Both the holidays and colder temperatures are upon us which translates to children home from school and more indoor activities. Featuring three exhibitions which are ideal for kids, The High Museum of Art is the perfect place to fend off boredom and stimulate growing minds. Even kids who are unenthusiastic about art will revel in images of cowboys, Indians, mythological figures and the wonderful, magical watercolors of Jerry Pinkney.
In connection with the Go West! exhibit, on Friday, November 29th, the High is featuring a special arts and recreation day from noon to 5pm (museum opens at 10am). All children under 17 are free and will enjoy learning about the American frontier though survivalist activities such as canning, metal smithing and yarn spinning. For special holiday hours and activities, visit the High’s website.
If you can’t visit the day after Thanksgiving, I have four free tickets for you! Simply enter to win by commenting below. (Note: you must be an Art History Mom subscriber to win.) The winner will be announced on Thanksgiving Day both in the comment section and on Facebook.
My friend Kelly and I, along with my mother-in-law Carol, recently gathered our mini tribe and headed to the High. Taking the kids’ ages into consideration (they are all under eight), we knew the visit needed to be short and sweet so we decided to divide and conquer the exhibitions. Kelly took the two boys to see Go West! while Celia, Kolbe and I explored Paris on Peachtree. Carol devoted her visit to Witness: The Art of Jerry Pinkney.
Below are a few highlights from the three exhibitions. Before visiting with your children, you might want to review these seven tips for a successful trip to the art museum with kids.
Paris on Peachtree, The Art of the Louvre’s Tuileries Garden
November 03, 2013 – January 19, 2014
The Tuileries Garden, created in 1564, is a world-famous public garden in the heart of Paris. The exhibition features sculptures, paintings, photographs and architectural models.
Upon entering the courtyard of the High, the visitor is welcomed by two bronze female sculptures from the garden which are framed by lovely boxed holly trees. The exhibition continues inside the Anne Cox Chambers wing where several over life-sized sculptures await. The girls especially enjoyed the Vase Decorated with Reliefs of Children Playing Games which portrayed kids riding on dolphins and slaying snakes. There is also a delightful pair of sculptures depicting the huntress Atalanta and her future husband Hippomenes, whom she promised to marry if he beat her in a footrace. He distracted her by throwing golden apples given to him by Aphrodite, thus winning the race and her hand. The story made Celia and Kolbe giggle.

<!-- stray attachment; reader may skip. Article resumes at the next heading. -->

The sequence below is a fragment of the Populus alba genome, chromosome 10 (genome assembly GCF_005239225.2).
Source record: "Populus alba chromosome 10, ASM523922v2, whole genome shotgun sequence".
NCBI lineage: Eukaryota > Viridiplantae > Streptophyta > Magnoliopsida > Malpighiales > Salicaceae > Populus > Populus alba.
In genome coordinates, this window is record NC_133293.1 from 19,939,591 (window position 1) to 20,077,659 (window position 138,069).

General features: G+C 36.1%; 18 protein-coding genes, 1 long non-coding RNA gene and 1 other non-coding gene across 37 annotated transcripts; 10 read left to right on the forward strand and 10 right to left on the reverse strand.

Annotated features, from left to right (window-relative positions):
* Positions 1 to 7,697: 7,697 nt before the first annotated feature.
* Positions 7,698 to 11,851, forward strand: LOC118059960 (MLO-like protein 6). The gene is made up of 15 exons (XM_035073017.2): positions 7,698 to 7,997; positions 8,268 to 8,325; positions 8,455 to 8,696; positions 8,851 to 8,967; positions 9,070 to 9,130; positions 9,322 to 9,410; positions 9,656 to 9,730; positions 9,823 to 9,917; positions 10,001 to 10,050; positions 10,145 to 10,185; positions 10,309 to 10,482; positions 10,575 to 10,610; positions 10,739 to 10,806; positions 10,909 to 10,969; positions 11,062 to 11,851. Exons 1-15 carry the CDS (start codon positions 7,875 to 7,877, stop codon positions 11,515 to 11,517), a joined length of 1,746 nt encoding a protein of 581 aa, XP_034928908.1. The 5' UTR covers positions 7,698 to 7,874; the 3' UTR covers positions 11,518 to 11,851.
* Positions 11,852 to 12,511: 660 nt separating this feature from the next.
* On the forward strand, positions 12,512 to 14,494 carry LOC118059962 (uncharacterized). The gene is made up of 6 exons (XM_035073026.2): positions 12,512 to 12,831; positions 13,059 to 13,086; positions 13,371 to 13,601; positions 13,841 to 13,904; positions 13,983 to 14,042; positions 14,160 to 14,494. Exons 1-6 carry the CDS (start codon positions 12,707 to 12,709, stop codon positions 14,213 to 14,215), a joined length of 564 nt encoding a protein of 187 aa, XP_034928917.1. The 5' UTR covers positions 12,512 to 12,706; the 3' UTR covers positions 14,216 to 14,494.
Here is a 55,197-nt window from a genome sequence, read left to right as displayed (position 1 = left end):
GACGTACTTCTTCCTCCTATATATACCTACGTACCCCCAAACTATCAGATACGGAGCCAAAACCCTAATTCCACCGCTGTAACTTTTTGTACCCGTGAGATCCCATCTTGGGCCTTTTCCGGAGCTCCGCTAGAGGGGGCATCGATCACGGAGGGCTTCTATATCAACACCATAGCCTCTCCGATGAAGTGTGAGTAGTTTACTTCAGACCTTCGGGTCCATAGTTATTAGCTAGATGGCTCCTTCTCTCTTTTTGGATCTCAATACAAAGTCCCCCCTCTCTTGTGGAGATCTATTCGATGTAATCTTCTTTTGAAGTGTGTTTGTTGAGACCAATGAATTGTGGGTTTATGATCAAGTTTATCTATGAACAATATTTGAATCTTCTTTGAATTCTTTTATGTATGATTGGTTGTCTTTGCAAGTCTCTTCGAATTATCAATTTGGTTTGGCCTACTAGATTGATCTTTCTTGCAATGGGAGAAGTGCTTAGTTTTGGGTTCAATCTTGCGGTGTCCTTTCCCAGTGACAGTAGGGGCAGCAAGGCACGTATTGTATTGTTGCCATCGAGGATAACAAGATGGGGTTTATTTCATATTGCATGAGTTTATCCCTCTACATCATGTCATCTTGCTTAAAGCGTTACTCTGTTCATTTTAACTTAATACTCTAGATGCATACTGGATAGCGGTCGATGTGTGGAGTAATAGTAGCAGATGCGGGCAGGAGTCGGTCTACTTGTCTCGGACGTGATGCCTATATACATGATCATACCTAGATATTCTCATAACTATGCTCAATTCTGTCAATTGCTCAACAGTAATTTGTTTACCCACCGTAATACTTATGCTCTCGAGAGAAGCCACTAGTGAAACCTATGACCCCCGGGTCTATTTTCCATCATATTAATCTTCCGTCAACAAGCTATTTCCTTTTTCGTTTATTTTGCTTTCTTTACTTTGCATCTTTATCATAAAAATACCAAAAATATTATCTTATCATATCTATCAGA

The remainder of the exhibit, located on the second and third floors, was a delight. The girls were sure the bust of Louis XV as a Child (he became king at age 5) was winking at them. In the next room one is virtually transported to Paris while lounging in French chairs, surrounded by three walls featuring video footage of the garden. All that was missing was a café au lait and buttery brioche.
Go West! Art of the American Frontier from the Buffalo Bill Center of the West
November 03, 2013 – April 13, 2014
While the girls and I discussed the differences between Camille Pissarro’s and Oskar Kokoschka’s paintings of the Tuileries Garden, Kelly and the boys were exploring the American frontier at Go West! There they met Pretty Nose Cheyenne Girl and The Broncho Buster. The kid-friendly audio guide ($4.00) ushered Winston and Anders through the expansive exhibition which includes art and artifacts from 1830 to 1930.
Albert Beirstadt’s The Last of the Buffalo was a favorite. The boys were fascinated by the fact that the American Indians hunted the buffalo for food, clothing and shelter.
For children who have never visited the western United States, Bierstadt’s Yellowstone Falls gives them a glimpse into the breathtaking beauty and majesty of the landscape. Indeed, the work of artists like Bierstadt helped persuade two presidents to create the national parks, thus preserving the land for generations to come.
After roughly one hour, the six of us convened at the High’s café for a well deserved snack. Carol raved about Witness: The Art of Jerry Pinkney. She’s admired the Caldecott Medal winner’s work for many years, but after viewing the exhibition, she became a fan of Pinkney the person. My children adore his books and we were all thrilled to learn that the artist will be visiting the High and signing books on December 14th. It’s on our calendar.
Before leaving the High, we stopped at the gift shop and let the children pick out a postcard to take home. A mini-version of Albert Bierstadt’s Last Buffalo is currently on our fridge and upon seeing it, five year old Anders talks fondly about the cowboys and Indians he encountered at the museum. As for Kolbe, she dreams of one day visiting the Tuileries Garden in person, where she’ll see Hippomenes and Atalanta racing once more.
All artwork is courtesy of the High Museum of Art.